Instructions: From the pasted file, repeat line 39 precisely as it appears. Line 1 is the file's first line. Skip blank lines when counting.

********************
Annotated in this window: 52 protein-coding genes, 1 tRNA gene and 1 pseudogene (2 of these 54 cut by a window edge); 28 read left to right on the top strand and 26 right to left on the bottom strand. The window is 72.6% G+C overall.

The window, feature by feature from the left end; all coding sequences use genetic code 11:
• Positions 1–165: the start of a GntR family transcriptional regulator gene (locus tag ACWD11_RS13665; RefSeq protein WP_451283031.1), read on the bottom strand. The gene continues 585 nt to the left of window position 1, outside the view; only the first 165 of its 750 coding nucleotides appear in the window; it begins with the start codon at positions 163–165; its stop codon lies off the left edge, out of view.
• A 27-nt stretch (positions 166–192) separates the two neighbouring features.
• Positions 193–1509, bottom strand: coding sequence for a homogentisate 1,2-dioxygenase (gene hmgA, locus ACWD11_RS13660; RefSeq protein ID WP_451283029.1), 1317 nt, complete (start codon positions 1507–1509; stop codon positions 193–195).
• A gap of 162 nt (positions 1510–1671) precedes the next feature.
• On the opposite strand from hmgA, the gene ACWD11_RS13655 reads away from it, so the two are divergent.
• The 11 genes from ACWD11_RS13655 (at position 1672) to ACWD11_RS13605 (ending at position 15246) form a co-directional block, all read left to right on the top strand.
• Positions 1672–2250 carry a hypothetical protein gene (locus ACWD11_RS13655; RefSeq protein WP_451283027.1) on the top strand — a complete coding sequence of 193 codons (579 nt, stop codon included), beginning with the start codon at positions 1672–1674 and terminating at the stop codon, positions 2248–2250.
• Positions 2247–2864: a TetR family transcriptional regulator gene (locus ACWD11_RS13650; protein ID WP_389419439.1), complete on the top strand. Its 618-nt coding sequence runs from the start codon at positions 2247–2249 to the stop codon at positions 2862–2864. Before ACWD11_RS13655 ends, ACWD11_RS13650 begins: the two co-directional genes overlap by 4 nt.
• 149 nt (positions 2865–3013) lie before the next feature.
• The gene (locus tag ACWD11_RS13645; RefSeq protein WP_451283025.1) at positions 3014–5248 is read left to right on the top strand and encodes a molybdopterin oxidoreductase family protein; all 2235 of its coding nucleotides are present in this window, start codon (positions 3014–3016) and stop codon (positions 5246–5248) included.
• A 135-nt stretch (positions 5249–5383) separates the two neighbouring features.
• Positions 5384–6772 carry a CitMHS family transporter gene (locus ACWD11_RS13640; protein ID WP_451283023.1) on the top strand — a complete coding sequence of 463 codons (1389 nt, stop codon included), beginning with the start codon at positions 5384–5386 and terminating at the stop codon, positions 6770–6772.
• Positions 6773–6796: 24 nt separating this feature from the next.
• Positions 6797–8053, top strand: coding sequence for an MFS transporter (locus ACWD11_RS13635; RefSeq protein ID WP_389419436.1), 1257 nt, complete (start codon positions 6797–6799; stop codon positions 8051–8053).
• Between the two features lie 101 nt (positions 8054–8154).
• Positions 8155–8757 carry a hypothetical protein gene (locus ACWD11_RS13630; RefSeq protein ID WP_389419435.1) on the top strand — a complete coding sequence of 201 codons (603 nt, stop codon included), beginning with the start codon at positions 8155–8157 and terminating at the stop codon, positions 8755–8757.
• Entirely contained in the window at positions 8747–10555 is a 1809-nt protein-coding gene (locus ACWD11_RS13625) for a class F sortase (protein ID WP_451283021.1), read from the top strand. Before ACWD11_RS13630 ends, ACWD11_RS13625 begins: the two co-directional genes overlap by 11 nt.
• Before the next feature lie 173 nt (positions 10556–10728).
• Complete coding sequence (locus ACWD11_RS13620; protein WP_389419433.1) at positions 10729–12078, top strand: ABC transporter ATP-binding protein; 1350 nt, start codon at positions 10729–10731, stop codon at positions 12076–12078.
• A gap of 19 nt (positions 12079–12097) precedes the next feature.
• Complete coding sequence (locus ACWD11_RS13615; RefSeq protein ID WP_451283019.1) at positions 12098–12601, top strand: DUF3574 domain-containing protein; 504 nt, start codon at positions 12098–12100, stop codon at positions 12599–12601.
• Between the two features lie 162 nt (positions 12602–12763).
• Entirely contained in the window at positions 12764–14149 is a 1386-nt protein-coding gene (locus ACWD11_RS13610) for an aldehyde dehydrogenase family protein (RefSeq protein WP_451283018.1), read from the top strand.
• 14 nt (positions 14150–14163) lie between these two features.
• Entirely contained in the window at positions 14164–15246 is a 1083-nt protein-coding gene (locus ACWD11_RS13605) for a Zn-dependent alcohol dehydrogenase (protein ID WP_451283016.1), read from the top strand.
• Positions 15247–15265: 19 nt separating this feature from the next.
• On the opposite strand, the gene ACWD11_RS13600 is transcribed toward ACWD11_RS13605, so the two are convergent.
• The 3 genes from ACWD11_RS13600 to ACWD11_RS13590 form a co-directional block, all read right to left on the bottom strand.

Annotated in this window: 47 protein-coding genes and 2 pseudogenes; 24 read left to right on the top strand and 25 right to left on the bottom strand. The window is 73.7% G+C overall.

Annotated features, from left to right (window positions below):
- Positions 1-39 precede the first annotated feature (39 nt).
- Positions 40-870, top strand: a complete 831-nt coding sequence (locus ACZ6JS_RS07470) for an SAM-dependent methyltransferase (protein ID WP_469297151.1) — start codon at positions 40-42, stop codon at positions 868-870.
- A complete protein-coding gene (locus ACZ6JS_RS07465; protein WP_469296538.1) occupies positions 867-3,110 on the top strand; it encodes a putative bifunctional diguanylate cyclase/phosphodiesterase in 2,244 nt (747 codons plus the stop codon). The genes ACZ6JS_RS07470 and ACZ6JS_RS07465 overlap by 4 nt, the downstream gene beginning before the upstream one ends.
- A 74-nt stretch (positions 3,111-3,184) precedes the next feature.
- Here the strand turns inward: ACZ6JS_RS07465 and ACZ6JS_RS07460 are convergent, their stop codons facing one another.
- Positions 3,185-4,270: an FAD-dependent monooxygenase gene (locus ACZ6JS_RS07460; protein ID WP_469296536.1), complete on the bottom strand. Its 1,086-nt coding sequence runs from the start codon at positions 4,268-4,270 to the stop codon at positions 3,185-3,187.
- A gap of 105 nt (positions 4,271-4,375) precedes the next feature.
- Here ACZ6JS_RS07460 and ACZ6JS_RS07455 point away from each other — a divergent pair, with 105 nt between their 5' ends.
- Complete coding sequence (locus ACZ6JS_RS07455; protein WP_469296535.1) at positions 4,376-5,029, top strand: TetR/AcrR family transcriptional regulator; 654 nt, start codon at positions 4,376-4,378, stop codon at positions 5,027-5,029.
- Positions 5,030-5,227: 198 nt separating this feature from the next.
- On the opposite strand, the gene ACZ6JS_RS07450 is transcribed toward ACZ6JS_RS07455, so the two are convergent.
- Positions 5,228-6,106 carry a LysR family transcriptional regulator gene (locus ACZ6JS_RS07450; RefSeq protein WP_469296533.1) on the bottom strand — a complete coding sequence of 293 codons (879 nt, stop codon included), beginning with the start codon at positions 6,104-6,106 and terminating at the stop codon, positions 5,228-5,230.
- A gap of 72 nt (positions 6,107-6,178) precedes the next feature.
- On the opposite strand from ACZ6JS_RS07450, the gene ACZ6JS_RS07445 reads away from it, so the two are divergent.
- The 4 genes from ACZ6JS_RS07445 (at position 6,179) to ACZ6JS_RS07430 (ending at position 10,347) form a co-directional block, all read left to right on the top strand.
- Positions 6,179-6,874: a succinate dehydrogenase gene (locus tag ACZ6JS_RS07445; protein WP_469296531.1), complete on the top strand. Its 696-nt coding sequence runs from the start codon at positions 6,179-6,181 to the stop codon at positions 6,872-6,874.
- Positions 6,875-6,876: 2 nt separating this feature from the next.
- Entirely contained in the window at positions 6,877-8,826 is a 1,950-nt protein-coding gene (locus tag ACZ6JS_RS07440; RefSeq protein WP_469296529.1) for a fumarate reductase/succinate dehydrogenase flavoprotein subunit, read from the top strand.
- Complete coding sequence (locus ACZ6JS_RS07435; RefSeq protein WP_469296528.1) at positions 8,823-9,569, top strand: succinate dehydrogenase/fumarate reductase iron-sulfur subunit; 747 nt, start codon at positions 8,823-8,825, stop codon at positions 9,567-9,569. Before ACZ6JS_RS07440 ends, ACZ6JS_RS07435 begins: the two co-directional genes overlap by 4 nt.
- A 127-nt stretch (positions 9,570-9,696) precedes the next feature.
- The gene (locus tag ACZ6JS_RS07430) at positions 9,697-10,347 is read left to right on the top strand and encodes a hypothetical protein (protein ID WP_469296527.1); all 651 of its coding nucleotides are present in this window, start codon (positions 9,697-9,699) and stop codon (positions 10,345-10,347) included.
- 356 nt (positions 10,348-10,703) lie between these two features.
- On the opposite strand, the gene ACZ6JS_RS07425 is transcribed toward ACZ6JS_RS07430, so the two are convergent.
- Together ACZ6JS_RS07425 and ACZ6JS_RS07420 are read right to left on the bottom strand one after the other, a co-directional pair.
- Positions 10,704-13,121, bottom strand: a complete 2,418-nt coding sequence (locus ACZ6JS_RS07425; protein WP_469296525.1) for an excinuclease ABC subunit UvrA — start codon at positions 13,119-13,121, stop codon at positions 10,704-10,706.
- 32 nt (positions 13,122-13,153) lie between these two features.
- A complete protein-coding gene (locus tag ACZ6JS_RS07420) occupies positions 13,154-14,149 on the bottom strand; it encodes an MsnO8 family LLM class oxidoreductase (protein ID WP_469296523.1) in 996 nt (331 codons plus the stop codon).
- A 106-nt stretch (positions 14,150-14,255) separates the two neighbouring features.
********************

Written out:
- A gap of 105 nt (positions 4,271-4,375) precedes the next feature.